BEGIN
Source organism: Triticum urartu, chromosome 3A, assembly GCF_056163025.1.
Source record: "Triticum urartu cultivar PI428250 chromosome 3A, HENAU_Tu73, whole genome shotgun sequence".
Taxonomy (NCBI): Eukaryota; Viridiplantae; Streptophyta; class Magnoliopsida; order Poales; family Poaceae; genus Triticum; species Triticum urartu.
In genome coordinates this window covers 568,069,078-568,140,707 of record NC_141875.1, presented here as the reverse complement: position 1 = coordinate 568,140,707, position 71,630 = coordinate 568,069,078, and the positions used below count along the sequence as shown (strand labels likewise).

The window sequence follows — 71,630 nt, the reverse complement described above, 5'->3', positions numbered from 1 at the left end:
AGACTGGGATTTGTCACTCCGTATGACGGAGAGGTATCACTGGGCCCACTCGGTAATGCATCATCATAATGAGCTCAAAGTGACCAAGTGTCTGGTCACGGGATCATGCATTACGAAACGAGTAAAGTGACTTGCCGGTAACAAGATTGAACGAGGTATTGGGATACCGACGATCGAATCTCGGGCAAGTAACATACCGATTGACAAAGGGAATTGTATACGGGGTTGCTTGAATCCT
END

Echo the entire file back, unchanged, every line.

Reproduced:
Source organism: Triticum urartu, chromosome 3A, assembly GCF_056163025.1.
Source record: "Triticum urartu cultivar PI428250 chromosome 3A, HENAU_Tu73, whole genome shotgun sequence".
Taxonomy (NCBI): Eukaryota; Viridiplantae; Streptophyta; class Magnoliopsida; order Poales; family Poaceae; genus Triticum; species Triticum urartu.
In genome coordinates this window covers 568,069,078-568,140,707 of record NC_141875.1, presented here as the reverse complement: position 1 = coordinate 568,140,707, position 71,630 = coordinate 568,069,078, and the positions used below count along the sequence as shown (strand labels likewise).

The window sequence follows — 71,630 nt, the reverse complement described above, 5'->3', positions numbered from 1 at the left end:
AGACTGGGATTTGTCACTCCGTATGACGGAGAGGTATCACTGGGCCCACTCGGTAATGCATCATCATAATGAGCTCAAAGTGACCAAGTGTCTGGTCACGGGATCATGCATTACGAAACGAGTAAAGTGACTTGCCGGTAACAAGATTGAACGAGGTATTGGGATACCGACGATCGAATCTCGGGCAAGTAACATACCGATTGACAAAGGGAATTGTATACGGGGTTGCTTGAATCCT